After reporting that the rocket fire had died down, more rocket attacks were conducted Thursday and Friday, though the overall trend is at a far reduced rate. Twenty-four rockets were fired at Israel on Thursday, 15 January 2009. One hit Be’er Sheva, critically wounding a 7-year-old boy, and wounding four others moderately or seriously; another landed in the same town, damaging a car. On Friday, 16 January 2009, 15 rockets hit Israel, wounding five people. The attacks were spread across southern Israel, from Ashkelon to Ashod, Eshkol and Kiryat Gat.

It is very easy to paint Israel as the evil-doers, bombing civilians and hitting U.N. targets. They are indeed culpable for acts of war that result in the deaths of innocents. Yet there is an instigatory responsibility Hamas cannot pretend did not occur. It assassinated Fatah leaders and members when it took over Gaza. It continues to inflame hostilities with Israel. It promises death and triumphalism. It began a program of cross-border attacks at Israel: 3,000 rockets were fired at Israel in 2008 alone. Provocations continue to this day.

As the Australian stated of phase three of Operation Cast Lead, “But the vigour with which the [Israeli] attack was pushed home suggests that it was also, and perhaps primarily, intended to impress on Hamas that challenging Israel bears a price.”

Arab and Muslim Reactions: Hot and Cold

Other Muslim and Arab states are starting to weigh in at the Doha conference this week. Qatar and Mauriania froze their ties with Israel. Syria declared its own peace initiative with Israel “dead,” and instigated for other leaders to be more active in opposition of Israel and support of Gaza. “Khaled Meshaal, Hamas's Damascus-based leader, told the opening session of an emergency conference on Gaza his group would not accept Israeli conditions for a truce and would fight on until the offensive ended.”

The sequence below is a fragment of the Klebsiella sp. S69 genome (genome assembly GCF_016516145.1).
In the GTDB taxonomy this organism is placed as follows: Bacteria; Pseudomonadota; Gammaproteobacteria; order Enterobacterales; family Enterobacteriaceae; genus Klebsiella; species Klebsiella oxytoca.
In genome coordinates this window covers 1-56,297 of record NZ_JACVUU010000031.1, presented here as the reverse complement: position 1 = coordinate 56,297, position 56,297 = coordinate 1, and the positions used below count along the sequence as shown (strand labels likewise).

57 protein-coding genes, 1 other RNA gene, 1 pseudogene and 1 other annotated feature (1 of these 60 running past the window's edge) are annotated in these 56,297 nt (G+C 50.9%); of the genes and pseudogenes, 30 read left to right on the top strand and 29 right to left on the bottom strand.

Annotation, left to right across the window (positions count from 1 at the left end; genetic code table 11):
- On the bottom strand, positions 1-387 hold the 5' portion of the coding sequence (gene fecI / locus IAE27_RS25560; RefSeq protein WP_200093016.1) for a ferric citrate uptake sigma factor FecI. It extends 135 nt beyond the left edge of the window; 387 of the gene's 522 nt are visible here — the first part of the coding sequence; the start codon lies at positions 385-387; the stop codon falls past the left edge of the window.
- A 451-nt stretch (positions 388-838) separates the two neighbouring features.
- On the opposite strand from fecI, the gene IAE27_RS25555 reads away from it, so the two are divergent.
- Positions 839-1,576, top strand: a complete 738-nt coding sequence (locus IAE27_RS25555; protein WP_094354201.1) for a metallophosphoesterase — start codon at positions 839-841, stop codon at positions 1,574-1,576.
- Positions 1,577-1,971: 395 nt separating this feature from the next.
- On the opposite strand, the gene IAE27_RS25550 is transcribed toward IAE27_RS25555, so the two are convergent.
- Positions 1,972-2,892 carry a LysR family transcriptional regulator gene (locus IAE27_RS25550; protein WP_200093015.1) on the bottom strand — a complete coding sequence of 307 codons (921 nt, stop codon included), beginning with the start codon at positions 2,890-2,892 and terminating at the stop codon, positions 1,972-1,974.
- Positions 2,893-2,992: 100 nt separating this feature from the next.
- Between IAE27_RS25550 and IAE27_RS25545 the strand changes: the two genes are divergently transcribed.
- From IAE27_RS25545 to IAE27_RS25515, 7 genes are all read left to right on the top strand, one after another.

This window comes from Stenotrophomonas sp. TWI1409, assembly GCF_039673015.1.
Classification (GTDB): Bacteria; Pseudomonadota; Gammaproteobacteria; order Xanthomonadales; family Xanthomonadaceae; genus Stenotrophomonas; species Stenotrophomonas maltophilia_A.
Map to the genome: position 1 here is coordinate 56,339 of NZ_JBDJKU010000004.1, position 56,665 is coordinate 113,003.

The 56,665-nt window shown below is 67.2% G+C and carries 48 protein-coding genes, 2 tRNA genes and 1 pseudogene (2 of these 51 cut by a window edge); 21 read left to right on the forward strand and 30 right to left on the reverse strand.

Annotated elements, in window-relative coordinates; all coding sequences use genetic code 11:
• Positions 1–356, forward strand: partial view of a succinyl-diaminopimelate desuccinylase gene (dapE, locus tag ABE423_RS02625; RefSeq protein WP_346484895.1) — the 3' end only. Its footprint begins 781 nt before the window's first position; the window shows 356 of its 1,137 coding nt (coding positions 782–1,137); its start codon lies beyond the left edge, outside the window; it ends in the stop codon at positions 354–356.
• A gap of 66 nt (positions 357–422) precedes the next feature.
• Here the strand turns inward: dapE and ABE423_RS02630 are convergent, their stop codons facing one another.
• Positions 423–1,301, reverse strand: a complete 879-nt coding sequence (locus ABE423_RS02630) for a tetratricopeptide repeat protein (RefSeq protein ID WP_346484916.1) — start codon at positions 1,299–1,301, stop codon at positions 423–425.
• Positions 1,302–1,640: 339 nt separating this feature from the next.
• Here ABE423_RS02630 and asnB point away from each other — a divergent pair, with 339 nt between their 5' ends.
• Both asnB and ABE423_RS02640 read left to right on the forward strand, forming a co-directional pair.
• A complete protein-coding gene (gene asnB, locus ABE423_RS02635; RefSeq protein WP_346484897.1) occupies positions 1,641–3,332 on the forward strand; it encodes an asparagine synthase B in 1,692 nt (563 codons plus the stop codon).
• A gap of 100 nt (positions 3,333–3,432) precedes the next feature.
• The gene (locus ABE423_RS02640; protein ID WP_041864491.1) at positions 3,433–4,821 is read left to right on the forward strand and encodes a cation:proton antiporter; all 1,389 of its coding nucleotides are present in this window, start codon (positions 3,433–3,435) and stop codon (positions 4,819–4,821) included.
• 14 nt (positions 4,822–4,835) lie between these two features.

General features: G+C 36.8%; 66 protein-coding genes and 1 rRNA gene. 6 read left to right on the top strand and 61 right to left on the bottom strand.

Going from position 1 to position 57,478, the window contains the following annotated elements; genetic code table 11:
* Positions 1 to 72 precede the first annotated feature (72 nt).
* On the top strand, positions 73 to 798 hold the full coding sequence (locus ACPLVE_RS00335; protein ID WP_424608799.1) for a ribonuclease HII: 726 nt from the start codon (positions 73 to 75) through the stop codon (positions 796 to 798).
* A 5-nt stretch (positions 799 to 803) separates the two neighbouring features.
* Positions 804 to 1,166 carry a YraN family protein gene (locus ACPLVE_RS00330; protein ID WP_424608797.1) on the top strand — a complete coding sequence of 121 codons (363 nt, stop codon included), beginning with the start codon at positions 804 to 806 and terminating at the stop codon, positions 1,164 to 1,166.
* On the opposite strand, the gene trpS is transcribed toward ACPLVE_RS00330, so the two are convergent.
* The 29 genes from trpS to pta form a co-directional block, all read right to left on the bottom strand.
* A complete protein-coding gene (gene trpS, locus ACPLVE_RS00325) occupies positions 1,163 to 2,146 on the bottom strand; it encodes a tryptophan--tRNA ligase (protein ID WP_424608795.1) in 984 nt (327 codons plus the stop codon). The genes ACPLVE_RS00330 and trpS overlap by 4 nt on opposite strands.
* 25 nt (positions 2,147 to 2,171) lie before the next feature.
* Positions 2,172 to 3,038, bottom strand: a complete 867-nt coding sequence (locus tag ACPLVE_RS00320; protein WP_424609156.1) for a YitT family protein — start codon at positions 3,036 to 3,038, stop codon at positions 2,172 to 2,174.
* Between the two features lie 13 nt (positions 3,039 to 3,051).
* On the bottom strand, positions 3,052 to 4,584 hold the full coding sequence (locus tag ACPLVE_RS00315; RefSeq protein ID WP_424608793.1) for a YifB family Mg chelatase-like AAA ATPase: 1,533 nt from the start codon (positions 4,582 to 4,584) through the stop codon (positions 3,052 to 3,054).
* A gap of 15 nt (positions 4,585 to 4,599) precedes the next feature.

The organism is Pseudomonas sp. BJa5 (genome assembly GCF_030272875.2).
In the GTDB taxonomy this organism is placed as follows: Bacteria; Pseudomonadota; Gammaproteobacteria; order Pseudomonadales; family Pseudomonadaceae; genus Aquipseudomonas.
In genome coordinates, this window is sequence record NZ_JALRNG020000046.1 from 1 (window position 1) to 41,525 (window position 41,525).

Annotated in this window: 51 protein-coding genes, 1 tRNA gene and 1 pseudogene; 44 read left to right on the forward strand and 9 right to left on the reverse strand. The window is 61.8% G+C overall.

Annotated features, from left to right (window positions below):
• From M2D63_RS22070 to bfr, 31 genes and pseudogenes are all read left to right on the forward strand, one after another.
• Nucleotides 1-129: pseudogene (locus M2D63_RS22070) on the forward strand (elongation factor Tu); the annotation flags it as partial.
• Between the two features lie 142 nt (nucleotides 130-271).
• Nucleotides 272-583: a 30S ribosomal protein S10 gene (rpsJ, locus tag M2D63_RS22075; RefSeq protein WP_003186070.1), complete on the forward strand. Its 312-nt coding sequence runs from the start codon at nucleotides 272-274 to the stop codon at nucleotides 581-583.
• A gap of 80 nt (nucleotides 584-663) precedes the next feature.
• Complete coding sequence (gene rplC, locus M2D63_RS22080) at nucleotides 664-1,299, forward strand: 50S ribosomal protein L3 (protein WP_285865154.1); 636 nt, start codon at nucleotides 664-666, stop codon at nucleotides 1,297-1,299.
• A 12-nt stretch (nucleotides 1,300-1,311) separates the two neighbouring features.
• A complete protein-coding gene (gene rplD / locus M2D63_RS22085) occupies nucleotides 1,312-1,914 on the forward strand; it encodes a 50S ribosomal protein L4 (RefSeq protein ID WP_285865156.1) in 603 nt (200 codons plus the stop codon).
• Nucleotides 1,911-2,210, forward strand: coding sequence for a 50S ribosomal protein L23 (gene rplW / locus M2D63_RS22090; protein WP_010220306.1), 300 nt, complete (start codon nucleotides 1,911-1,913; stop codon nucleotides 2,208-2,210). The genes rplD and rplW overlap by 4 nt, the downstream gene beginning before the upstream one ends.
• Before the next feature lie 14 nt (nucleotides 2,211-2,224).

Many Arab and Muslim states, in particular Egypt, meanwhile, remain cool towards Hamas. Egypt in particular has their own security concerns with the porous, tunneled border and the threat of escalating extremism. It is all very well for states not adjacent to the fighting to instigate for further violence. Egypt, however, is far more likely to side with Israel to end the fighting once sufficient damage is inflicted to Hamas, both its leadership, and its rank-and-file.

Yet what will happen if Israel simply unilaterally withdraws? How much support can Syria garner if their main condition—withdrawal from Gaza—is met without further discussion? Because it would effectively pull the rug out from underneath their position. The situation would return to a status quo ante, albeit with many latent hostile feelings all around. The Israeli incursion would simply have been a punitive expedition. Not to make light of the deaths and injuries, yet it is the nationstate equivalent of “beatings will continue until morale improves.”

To turn the words of Shakespeare on their ear, Israel seems to be asking for Hamas to cry uncle, and let slip the doves of peace. Though their punitive offensive may produce some short-term advantages and defensive benefits, it remains extremely unlikely their offensive will in any way achieve their long-term end-goals of mutual, peaceful coexistence.